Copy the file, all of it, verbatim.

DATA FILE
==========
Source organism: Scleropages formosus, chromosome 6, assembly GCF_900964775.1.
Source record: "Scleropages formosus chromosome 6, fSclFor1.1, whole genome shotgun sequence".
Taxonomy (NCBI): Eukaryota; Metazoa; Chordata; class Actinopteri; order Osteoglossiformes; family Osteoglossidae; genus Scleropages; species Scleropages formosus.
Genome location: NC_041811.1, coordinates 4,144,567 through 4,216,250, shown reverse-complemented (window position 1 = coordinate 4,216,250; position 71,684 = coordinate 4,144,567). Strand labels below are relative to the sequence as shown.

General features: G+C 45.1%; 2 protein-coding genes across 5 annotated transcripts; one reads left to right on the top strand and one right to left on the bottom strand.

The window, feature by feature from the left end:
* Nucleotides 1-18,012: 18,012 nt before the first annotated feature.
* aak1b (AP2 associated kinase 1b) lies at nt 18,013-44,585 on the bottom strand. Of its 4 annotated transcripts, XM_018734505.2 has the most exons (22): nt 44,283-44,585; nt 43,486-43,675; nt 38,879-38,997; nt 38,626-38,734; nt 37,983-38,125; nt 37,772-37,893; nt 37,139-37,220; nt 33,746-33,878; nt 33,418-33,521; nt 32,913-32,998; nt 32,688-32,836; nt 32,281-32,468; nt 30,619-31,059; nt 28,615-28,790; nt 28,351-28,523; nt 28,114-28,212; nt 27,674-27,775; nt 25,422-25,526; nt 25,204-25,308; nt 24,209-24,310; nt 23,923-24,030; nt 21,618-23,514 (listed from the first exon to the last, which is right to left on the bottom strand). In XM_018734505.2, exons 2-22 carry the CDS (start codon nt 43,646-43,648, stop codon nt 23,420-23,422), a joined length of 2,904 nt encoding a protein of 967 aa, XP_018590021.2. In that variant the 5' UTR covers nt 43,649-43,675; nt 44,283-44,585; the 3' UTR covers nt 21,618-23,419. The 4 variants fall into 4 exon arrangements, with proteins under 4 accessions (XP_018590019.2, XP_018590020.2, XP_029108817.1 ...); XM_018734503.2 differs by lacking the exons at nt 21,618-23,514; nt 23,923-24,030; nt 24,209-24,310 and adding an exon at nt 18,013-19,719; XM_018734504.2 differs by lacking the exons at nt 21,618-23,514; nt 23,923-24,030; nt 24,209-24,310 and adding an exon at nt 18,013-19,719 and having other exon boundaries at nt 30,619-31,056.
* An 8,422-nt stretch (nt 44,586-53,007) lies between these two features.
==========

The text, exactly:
Source organism: Scleropages formosus, chromosome 6, assembly GCF_900964775.1.
Source record: "Scleropages formosus chromosome 6, fSclFor1.1, whole genome shotgun sequence".
Taxonomy (NCBI): Eukaryota; Metazoa; Chordata; class Actinopteri; order Osteoglossiformes; family Osteoglossidae; genus Scleropages; species Scleropages formosus.
Genome location: NC_041811.1, coordinates 4,144,567 through 4,216,250, shown reverse-complemented (window position 1 = coordinate 4,216,250; position 71,684 = coordinate 4,144,567). Strand labels below are relative to the sequence as shown.

General features: G+C 45.1%; 2 protein-coding genes across 5 annotated transcripts; one reads left to right on the top strand and one right to left on the bottom strand.

The window, feature by feature from the left end:
* Nucleotides 1-18,012: 18,012 nt before the first annotated feature.
* aak1b (AP2 associated kinase 1b) lies at nt 18,013-44,585 on the bottom strand. Of its 4 annotated transcripts, XM_018734505.2 has the most exons (22): nt 44,283-44,585; nt 43,486-43,675; nt 38,879-38,997; nt 38,626-38,734; nt 37,983-38,125; nt 37,772-37,893; nt 37,139-37,220; nt 33,746-33,878; nt 33,418-33,521; nt 32,913-32,998; nt 32,688-32,836; nt 32,281-32,468; nt 30,619-31,059; nt 28,615-28,790; nt 28,351-28,523; nt 28,114-28,212; nt 27,674-27,775; nt 25,422-25,526; nt 25,204-25,308; nt 24,209-24,310; nt 23,923-24,030; nt 21,618-23,514 (listed from the first exon to the last, which is right to left on the bottom strand). In XM_018734505.2, exons 2-22 carry the CDS (start codon nt 43,646-43,648, stop codon nt 23,420-23,422), a joined length of 2,904 nt encoding a protein of 967 aa, XP_018590021.2. In that variant the 5' UTR covers nt 43,649-43,675; nt 44,283-44,585; the 3' UTR covers nt 21,618-23,419. The 4 variants fall into 4 exon arrangements, with proteins under 4 accessions (XP_018590019.2, XP_018590020.2, XP_029108817.1 ...); XM_018734503.2 differs by lacking the exons at nt 21,618-23,514; nt 23,923-24,030; nt 24,209-24,310 and adding an exon at nt 18,013-19,719; XM_018734504.2 differs by lacking the exons at nt 21,618-23,514; nt 23,923-24,030; nt 24,209-24,310 and adding an exon at nt 18,013-19,719 and having other exon boundaries at nt 30,619-31,056.
* An 8,422-nt stretch (nt 44,586-53,007) lies between these two features.